The new polycentric international order

Image: Nikita Nikitin


The End to the Endless Expansionism of NATO and US Hegemony

The fall of the Berlin Wall in 1989 and the dismantling of the USSR in 1991 brought an end to the bipolar international order that had ruled the world for almost half a century. As “international order”, we can understand, from the literature of the history of international relations, essentially, a certain set (in movement) bringing together norms, institutions and authority structures that modify, limit and direct the behavior of the actors that make up the system -world during a certain period.

There are two unequivocal historical movements in the transitions and establishment of a certain world order: the pen and the bomb, that is, war and peace. This happened in the “Peace of Westphalia”, in 1648, with the outcome of the so-called Religious Wars. In Vienna, in 1815, after the Napoleonic Wars, and the so-called “European Concert”. In the so-called “Peace of Versailles”, in 1919, at the end of the First World War. Or still in Yalta, Potsdam and San Francisco, in 1945, with the end of the Second World War. After the Soviet collapse, in 1991, the US bombing of Iraq, in the First Gulf War, established new directions in the international field through the power of weapons.

In view of this situation, from the 1990s onwards, the United States and the European Union prioritized in their geopolitical agenda the “management” of the dismantling of the “Russian empire”, due to its economic consequences and the old geopolitical challenge of Central Europe. The Americans hastened NATO expansion and quickly took over the military positions left by the Soviet army in Central Europe. The United States and its Western allies explicitly supported the autonomy of states in the former Soviet “zone of influence” and actively promoted the dismemberment of Russian territory.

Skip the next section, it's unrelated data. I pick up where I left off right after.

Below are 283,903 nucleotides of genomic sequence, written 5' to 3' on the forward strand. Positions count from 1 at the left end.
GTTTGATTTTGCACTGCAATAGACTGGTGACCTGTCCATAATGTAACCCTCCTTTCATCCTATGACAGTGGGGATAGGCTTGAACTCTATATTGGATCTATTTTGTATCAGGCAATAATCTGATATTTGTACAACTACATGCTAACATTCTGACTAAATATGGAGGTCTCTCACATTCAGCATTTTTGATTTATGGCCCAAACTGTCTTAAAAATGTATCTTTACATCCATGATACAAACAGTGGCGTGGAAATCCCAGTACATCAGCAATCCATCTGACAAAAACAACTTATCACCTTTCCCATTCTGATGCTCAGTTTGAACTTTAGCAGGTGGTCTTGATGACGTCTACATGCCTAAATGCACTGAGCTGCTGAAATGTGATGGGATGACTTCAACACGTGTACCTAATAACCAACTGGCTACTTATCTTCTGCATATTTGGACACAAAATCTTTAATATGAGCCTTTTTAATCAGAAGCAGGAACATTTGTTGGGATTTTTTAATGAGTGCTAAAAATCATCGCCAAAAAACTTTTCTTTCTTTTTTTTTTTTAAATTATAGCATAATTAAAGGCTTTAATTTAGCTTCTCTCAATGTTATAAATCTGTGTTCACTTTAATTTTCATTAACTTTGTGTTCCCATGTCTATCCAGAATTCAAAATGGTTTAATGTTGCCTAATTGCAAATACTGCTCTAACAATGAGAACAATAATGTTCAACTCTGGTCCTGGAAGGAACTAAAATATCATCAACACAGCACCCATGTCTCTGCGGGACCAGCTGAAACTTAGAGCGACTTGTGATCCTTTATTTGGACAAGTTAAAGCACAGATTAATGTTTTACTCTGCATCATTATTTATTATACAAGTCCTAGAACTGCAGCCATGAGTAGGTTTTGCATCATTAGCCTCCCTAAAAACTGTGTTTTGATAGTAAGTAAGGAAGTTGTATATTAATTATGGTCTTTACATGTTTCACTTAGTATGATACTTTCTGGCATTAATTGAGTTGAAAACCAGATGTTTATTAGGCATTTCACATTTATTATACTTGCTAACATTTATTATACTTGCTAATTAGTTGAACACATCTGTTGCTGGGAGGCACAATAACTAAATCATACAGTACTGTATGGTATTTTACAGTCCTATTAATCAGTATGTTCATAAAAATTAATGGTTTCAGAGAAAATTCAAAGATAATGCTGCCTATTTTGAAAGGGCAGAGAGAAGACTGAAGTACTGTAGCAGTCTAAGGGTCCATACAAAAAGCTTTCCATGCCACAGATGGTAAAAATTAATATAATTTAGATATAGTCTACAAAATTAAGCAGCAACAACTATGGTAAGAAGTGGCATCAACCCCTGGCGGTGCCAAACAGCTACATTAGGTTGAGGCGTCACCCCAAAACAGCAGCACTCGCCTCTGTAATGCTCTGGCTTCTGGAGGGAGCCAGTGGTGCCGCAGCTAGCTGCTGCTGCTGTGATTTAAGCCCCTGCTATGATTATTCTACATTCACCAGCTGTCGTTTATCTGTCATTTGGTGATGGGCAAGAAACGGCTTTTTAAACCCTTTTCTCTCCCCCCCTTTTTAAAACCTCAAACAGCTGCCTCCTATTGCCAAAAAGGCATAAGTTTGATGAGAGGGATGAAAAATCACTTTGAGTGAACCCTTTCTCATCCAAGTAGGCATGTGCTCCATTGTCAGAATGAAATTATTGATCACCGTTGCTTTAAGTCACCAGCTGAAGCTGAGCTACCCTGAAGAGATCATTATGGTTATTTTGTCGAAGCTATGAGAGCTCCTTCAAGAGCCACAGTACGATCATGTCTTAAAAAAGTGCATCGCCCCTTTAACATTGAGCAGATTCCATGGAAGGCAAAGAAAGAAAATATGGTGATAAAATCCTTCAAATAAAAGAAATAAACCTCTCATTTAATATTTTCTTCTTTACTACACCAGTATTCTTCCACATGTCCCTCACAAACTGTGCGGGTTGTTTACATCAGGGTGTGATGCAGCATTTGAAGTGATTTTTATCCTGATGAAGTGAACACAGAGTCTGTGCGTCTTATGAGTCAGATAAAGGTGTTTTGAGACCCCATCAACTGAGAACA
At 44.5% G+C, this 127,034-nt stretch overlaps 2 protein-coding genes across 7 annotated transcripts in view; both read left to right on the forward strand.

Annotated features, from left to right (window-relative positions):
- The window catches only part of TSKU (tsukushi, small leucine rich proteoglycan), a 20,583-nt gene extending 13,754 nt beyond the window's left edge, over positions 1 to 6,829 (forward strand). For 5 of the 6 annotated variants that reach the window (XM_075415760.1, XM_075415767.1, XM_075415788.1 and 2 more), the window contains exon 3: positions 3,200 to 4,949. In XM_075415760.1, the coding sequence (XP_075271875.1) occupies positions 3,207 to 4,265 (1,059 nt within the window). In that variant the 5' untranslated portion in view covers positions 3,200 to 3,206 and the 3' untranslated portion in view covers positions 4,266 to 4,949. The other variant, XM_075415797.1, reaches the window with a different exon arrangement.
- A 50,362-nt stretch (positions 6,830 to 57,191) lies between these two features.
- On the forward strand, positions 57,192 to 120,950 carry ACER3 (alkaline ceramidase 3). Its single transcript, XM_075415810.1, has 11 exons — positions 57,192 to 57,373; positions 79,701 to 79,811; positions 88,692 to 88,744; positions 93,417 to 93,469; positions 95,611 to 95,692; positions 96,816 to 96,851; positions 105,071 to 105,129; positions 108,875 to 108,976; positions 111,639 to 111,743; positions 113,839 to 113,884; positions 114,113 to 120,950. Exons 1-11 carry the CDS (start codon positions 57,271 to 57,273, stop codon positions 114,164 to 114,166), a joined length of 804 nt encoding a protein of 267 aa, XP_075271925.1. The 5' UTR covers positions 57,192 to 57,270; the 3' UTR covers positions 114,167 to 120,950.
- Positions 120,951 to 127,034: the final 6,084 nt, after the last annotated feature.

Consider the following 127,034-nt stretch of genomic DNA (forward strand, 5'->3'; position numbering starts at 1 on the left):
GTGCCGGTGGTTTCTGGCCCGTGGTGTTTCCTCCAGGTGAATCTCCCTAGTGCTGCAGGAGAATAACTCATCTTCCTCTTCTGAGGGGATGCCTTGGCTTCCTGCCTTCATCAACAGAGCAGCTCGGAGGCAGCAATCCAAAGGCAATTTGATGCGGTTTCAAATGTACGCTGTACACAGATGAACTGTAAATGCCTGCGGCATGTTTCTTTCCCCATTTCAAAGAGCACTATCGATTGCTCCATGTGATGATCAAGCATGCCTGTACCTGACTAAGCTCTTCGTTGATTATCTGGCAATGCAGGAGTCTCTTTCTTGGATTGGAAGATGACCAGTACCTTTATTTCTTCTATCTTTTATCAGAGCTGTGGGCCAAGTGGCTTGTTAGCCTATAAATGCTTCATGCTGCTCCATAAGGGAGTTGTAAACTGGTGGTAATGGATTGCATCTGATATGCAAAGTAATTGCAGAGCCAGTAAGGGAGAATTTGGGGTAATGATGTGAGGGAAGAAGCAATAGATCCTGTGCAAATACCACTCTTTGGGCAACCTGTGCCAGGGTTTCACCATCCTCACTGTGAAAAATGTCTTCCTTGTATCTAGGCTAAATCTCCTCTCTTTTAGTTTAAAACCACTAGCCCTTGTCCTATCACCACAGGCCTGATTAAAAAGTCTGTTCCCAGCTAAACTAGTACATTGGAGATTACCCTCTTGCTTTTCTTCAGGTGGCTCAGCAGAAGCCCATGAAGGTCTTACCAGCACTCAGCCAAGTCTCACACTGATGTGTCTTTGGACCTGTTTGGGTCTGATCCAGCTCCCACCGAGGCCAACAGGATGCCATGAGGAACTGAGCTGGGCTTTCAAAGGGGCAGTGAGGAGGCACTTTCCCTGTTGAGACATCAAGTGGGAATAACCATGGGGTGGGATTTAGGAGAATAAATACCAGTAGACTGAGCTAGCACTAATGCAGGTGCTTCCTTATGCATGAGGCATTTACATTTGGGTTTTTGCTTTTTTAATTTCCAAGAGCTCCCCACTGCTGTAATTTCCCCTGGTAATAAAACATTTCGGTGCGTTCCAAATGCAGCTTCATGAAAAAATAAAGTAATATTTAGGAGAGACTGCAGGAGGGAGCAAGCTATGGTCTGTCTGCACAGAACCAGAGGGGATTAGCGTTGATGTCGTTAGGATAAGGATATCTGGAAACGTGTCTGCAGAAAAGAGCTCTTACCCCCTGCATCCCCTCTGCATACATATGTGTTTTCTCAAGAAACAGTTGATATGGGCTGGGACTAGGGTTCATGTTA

Starting with Latvia, Estonia and Lithuania, and continuing through Ukraine, Belarus, the Balkans, Caucasus and Central Asian countries. They supported the independence of Kosovo, pressured the deployment of their “anti-missile shield” in Central Europe and began to openly arm and train the armies of Ukraine, Georgia and Central Asian countries, disregarding the fact that most of these countries belonged to Russian territory. , during the last three centuries. Despite the dissonance and warning of respected internal voices such as George Kennan, the “containment theorist”, who condemned how the expansion of NATO to Eastern Europe would be its tragedy, and Henry Kissinger, defender of the respect for the so-called “zones of influence” of the great powers.

After the humiliation of the Yeltsin years, this new century is witnessing a Russian renaissance. Russia has been explicitly practicing a policy of accretion of power. It is notable that the Russian reaction began with the government of Vladimir Putin, in 2000, and its strategic reorientation. The Russian president has recentralized power. He reconstituted the Russian state and economy, rebuilding its military-industrial complex and nationalizing its vast energy resources. He articulated the construction of the BRICS. Holder of the largest nuclear arsenal on the planet, the new Russian government warned the United States of the possibility of a new nuclear race, if they continued with their project of developing an “anti-ballistic shield” in Central Europe – more precisely in Poland.

In August 2007, Putin planted a titanium Russian flag in international waters deep in the Arctic. In 2008, he invaded Georgia. In 2014 he annexed Crimea. He sets himself up as an impediment to any Western intervention in Syria and has secured his ally Bashar al-Assad in power. And since then he has strengthened his strategic ties with China, especially after the sanctions imposed by the US and the European Union, after the annexation of Crimea.